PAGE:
Research Group Peter Schall

Institute of Physics, University of Amsterdam

Glasses and Yielding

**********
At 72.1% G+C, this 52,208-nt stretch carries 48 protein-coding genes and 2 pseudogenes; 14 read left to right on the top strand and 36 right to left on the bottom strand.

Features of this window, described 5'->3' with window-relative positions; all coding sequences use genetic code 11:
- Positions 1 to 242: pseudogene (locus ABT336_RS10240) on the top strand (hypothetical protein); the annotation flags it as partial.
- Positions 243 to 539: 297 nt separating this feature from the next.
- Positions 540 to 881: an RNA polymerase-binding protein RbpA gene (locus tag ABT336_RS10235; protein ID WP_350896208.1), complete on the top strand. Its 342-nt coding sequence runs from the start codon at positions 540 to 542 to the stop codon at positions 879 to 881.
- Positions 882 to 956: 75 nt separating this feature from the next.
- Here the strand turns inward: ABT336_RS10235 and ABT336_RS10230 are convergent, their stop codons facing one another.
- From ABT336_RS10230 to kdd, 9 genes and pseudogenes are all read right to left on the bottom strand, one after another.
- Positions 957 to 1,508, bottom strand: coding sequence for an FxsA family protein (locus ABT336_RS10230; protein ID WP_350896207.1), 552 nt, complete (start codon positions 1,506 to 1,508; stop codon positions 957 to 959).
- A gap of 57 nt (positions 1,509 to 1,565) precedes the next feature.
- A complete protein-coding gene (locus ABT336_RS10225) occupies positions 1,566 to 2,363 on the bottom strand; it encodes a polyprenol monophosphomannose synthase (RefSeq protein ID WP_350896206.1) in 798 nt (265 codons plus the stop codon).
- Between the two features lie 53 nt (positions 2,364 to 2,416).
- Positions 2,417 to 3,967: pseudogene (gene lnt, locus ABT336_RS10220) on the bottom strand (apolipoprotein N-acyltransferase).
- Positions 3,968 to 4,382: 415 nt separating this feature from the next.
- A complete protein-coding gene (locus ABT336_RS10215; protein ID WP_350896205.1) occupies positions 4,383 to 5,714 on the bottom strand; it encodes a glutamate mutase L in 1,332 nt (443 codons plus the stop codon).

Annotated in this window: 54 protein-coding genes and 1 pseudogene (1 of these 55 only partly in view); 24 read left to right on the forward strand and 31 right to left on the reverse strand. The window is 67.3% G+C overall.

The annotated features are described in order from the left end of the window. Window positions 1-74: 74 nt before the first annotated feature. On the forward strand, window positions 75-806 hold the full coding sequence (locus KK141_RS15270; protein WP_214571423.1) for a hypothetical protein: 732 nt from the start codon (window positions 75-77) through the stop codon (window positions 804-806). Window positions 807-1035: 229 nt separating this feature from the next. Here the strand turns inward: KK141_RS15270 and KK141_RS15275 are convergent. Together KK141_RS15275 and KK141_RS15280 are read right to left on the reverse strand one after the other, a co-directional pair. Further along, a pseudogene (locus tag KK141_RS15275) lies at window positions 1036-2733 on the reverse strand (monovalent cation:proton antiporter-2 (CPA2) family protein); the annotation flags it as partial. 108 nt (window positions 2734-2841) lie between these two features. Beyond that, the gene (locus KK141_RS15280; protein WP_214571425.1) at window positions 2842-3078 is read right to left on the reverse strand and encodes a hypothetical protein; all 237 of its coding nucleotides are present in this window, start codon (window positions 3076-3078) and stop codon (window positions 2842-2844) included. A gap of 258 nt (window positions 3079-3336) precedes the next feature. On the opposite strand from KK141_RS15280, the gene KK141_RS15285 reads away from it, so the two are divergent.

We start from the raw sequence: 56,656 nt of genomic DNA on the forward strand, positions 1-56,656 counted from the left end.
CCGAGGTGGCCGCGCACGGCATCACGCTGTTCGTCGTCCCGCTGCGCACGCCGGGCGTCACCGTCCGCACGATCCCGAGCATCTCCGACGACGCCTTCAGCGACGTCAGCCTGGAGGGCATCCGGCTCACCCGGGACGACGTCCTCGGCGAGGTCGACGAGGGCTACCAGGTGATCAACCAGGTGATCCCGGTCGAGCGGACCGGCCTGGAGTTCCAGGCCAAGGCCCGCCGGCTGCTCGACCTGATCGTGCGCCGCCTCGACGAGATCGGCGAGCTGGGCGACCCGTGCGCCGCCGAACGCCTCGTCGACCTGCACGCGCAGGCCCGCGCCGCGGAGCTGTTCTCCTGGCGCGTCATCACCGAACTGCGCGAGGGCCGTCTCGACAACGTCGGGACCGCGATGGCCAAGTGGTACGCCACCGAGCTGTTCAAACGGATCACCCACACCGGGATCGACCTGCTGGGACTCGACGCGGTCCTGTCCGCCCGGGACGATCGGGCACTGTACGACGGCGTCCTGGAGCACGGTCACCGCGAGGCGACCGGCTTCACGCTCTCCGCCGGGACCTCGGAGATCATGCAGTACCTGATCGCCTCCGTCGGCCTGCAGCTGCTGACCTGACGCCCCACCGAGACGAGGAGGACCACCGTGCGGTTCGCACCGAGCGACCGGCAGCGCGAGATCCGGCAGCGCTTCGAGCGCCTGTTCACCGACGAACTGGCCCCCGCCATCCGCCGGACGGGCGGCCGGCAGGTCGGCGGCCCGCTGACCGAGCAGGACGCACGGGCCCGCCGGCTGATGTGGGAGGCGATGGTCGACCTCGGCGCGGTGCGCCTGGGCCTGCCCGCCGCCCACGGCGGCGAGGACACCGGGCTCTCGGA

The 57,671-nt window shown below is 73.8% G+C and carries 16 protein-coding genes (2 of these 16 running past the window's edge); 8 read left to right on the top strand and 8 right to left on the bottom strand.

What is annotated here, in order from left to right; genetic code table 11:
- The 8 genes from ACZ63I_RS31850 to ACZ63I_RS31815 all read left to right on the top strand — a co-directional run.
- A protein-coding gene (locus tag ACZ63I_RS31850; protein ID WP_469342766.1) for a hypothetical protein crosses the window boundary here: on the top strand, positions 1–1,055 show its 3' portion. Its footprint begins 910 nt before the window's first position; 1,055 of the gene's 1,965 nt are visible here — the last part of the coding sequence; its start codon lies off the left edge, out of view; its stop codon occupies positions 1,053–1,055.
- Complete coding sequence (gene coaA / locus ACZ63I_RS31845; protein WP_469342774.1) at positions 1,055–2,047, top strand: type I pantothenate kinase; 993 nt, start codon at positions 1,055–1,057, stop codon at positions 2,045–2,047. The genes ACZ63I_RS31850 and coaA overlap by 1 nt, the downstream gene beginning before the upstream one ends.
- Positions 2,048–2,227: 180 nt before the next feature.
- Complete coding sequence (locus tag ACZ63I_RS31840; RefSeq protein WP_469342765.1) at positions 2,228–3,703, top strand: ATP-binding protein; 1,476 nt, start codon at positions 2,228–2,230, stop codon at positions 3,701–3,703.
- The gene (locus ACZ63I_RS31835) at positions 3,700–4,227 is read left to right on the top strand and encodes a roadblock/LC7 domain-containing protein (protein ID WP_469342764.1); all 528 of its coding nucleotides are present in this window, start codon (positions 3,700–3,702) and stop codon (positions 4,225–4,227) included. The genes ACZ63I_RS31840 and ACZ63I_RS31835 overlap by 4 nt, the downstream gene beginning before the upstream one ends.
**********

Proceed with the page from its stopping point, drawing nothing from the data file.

Glasses exhibit liquid structure, but solid properties. These materials are formed from the liquid by rapid quench, preventing the equilibrium crystal phase to form, and arresting the liquid phase, tremendously increasing its relaxation times until it appears as a solid. Besides glasses, there is a wide range of materials that are not in its  equilibrium ground state, but rather in a kinetically arrested state, being metastable solids. Examples include gels, dense suspensions and emulsions, and networks of filaments or polymers. Many of these “soft materials” are used every day as foods and cosmetics, and constitute biological matter. Important questions are what makes these materials rigid, or flow to applied stress, and how can we understand aging, the slow evolution of their structure and properties?

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